As a guest entry, I would like to draw your attention away from swimming fish in cold pools, and focus on some features of the (large-scale) winds. We are so used to thinking of clouds and convection in terms of heat and moisture, and so little about what winds imply for clouds and convection, and vice-versa, what clouds and convection imply for winds.
The interaction of wind and cloud is one aspect of EUREC4A that some of us are interested in (EUREC4A-Wind), and we hope to generate some momentum in a broader community that helps us to better measure, model and understand interactions with wind.
In this entry I want to introduce a view of Earth that focuses specifically on winds, created by kitesurfers and jet pilots who are interested in wind and wave forecasts. Windy.com gives you an instantaneous view of how the winds are blowing, here over the tropical Atlantic. They have done a great job at including a number of forecast models, including ECMWF at a 9 km resolution and ICON at 7 km resolution (EU only). By showing animated particles on top of contour maps of any field (for instance, pressure, or for those who really cannot let go, of clouds), the focus remains on how and where the winds are blowing.
Today's Windy and MODIS maps below for instance show how much clouds near Barbados are influenced by higher latitudes. A low pressure system in the middle of the northern Atlantic gives way to more northeasterly winds near Barbados, bringing airmasses that originate from far more north than usual. I still need to learn much about large-scale dynamics, but it seems clear that the trailing front and convergence zone with very weak winds over the central Atlantic play a strong role in setting cloudy and clear sky regions there.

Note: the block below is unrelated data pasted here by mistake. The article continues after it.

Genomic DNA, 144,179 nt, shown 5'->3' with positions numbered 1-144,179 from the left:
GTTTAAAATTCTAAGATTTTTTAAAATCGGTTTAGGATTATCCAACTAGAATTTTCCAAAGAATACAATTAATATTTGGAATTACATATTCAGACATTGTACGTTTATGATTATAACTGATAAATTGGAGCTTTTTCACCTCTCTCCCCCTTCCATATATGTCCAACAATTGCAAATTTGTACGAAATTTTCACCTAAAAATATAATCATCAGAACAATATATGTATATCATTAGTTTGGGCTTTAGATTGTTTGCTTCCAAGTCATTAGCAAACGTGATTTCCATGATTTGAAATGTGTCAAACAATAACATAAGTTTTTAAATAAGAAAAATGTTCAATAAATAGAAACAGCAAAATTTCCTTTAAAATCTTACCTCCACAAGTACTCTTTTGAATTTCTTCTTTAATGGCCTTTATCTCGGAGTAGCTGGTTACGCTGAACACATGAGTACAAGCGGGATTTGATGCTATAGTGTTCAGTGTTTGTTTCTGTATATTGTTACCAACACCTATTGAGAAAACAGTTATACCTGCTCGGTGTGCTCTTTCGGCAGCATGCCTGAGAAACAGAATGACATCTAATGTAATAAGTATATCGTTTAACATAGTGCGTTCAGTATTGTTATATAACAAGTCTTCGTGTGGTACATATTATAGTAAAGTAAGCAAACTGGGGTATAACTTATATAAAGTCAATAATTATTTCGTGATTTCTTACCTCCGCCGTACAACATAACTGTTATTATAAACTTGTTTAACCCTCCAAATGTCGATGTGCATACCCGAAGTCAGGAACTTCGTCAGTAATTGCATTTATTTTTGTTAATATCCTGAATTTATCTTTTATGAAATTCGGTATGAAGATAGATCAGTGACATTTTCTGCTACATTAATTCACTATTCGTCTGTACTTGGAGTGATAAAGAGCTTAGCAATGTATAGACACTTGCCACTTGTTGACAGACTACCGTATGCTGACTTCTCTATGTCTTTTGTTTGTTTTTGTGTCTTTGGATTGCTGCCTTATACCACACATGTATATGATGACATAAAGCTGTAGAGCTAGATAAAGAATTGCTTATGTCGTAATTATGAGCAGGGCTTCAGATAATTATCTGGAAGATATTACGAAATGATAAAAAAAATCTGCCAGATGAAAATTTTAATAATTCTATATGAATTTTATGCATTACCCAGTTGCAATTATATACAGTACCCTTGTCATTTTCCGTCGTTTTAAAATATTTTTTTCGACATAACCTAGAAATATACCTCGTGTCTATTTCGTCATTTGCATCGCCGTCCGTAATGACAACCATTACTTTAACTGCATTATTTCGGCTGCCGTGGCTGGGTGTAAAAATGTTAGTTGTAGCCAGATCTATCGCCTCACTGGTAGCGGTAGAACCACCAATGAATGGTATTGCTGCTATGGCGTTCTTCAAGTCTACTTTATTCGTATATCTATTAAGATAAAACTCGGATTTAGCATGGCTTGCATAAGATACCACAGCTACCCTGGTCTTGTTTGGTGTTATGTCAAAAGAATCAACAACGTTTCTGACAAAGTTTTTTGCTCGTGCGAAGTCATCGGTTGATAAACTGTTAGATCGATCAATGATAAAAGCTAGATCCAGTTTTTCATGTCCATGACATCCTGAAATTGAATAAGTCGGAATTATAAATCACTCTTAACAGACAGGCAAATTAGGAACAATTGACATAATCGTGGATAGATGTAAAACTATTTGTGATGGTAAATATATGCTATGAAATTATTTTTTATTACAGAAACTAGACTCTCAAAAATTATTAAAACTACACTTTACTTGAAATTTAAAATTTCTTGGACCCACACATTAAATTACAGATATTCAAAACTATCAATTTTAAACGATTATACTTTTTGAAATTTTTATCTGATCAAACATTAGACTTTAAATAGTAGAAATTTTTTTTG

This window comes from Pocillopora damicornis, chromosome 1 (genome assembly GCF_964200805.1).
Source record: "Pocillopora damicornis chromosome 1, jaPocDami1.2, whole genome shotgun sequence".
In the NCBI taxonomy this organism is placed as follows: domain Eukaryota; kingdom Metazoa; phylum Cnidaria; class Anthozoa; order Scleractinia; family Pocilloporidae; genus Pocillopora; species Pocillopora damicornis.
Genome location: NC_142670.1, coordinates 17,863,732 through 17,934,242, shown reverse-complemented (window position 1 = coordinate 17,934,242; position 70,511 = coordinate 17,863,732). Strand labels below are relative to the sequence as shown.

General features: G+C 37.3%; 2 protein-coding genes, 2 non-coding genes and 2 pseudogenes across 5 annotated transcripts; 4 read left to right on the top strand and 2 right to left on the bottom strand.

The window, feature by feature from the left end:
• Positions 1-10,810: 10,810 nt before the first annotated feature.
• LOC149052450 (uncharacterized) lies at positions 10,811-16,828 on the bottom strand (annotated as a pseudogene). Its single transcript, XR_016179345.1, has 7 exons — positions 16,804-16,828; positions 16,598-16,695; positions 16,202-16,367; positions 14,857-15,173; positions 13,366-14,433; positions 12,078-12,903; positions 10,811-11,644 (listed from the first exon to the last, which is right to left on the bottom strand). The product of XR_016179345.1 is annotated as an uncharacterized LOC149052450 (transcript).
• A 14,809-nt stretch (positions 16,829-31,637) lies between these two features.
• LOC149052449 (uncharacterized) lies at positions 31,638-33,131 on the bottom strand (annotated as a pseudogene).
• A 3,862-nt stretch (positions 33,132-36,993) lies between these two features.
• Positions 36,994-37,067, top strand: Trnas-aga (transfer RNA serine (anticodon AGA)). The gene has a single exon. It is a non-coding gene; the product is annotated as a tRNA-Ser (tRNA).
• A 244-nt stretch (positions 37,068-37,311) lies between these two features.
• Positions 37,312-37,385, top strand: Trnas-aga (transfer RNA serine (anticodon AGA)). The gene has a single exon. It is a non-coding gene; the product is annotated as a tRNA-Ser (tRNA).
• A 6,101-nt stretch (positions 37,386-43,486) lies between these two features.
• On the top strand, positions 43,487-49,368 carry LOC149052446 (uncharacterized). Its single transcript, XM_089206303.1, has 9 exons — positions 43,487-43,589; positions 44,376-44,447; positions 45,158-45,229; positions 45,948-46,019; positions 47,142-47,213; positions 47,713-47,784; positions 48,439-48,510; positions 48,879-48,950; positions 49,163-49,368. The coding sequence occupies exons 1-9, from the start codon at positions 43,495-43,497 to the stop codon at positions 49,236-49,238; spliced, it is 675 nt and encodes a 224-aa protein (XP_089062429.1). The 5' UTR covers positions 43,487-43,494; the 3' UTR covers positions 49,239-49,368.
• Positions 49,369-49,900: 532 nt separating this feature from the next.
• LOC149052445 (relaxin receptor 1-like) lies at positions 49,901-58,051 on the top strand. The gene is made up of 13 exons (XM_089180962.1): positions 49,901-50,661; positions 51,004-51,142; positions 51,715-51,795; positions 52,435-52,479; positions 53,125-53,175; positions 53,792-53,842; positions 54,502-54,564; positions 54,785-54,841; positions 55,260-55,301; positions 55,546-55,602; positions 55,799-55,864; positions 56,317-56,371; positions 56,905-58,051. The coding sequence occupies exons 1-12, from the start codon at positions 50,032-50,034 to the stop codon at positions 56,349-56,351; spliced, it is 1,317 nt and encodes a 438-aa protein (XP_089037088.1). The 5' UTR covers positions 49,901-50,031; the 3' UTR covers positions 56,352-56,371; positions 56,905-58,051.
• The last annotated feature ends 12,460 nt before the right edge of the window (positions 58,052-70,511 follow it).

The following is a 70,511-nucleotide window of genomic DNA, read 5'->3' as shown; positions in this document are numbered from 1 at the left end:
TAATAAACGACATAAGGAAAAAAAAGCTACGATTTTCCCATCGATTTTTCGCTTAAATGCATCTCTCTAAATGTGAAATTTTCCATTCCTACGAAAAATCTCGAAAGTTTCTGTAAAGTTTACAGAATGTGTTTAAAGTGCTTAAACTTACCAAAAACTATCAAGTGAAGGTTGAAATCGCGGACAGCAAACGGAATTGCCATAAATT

Zooming in, we can see that Barbados today was quite a windy and gusty place, with mean winds near or above 10 m/s, with maxima up to 17 m/s. (In comparison, the year-round mean wind speed is about 7 m/s). There was plenty of convection, clouds and rain, and if you look at the weather/radar quicklook of the site, also below, notice how variable the winds were! I like to think that the spikes correlate with the passage of convective events, but what causes what?
Already during RICO, we found that one of best predictors of daily rainfall is the daily mean near-surface wind speed, and one explanation we explored was a thermodynamic one: stronger winds lead to stronger surface fluxes. But Raphaela analyzed lots of cold pool passages at the site, and the cold pools have a signature in the winds as strong as that in temperature. In the last figure below taken from her thesis she shows the composite structure of cold pool passages at the BCO site and at Ragged Point. See the blue lines for the strongest cold pools, with the strongest increases in wind speed! (As a side note, notice that perhaps more striking than any moist rings at the cold pool edge is the dryness within the cold pool - hence, cold pools are really dry pools. The dryness hints that convective downdrafts are important, so that besides the spreading cold dense air, surface-fluxes, convergence lines, we should also think of convective momentum transport ...the interaction of clouds and winds is intricate!)
Finally, take one more look at Windy.com and look at the wind forecast of the upcoming week. Winds should slowly calm down to perhaps 5-7 m/s by Friday or Saturday morning. So let me return to you on Friday and discuss what this wind change meant in terms of clouds and rain (or the other way around!)